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The Motet: Funk Is Dead @ Boulder Theater

Z2 Entertainment is proud to present The Motet:  Funk Is Dead Performing the music of the Grateful Dead at the Boulder Theater on Monday, October 31st. Tickets go on sale Friday, June 17th at 10:00am.

The Motet is extremely excited to announce that for Halloween 2011 they will be paying tribute to the music of one of the most influential rock bands of the last 40 years: THE GRATEFUL DEAD!

How does the Grateful Dead’s sound fit into the energy and vibe of a Motet Halloween show?  They will be taking the challenge of reworking those epic and timeless songs with the energetic afro-funk grooves that you come to expect from The Motet…..hence the title “Funk is Dead!”

In addition to the slamming rhythm section of Dave Watts (drums), Garrett Sayers (bass), Joey Porter (keys), Ryan Jalbert (guitar), Scott Messersmith (percussion) and Dan Schwindt (guitar), they will be bringing in 3 of their great vocalists:  Jans Ingber, Paul Creighton and Kim Dawson.  Also, they will be showcasing a trio of horns (who’s ever played the Grateful Dead with a horn section?!):  Gabe Mervine (trumpet), Matt Pitts (tenor) and Pete Wall (bari)>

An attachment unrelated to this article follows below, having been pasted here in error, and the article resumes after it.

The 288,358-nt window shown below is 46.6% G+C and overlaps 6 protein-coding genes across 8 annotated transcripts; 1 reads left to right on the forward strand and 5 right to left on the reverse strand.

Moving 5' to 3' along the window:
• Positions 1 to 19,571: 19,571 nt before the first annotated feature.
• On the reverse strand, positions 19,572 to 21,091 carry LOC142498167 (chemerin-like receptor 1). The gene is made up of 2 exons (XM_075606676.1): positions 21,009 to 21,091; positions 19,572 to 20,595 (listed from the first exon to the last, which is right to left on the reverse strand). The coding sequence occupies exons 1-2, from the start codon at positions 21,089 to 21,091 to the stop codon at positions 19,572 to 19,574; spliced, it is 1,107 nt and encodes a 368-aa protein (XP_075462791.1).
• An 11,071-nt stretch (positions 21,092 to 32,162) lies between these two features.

The boys are certain that these are going to go down in Motet Halloween history as some of the most exciting and creative shows they have ever put together!! Make sure to get your tickets soon so you don’t find yourself at the concert with your finger in the air looking for a funky miracle!

For more information please visit www.themotet.net

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The Motet Presents Funk Is Dead

Boulder Theater

Monday, October 31st

Doors:  8:00 pm

Show Time:  8:30 pm

This Desert Rocks - Desert Rocks Music Festival

Besides a plethora of giant fiddle contests, I really have no festival experience to speak of. (Don’t get me wrong, fiddle participants can booze, substance-abuse, and play the shit out of acoustic instruments till the sun rises) But that's a different story.  Let's get back to Desert Rocks, and how I am so fulfilled with my first festival journey! It was a weekend of love and acceptance, filled with the young, the transient, the locals, and the Coloradoans (not all of them, but a lot).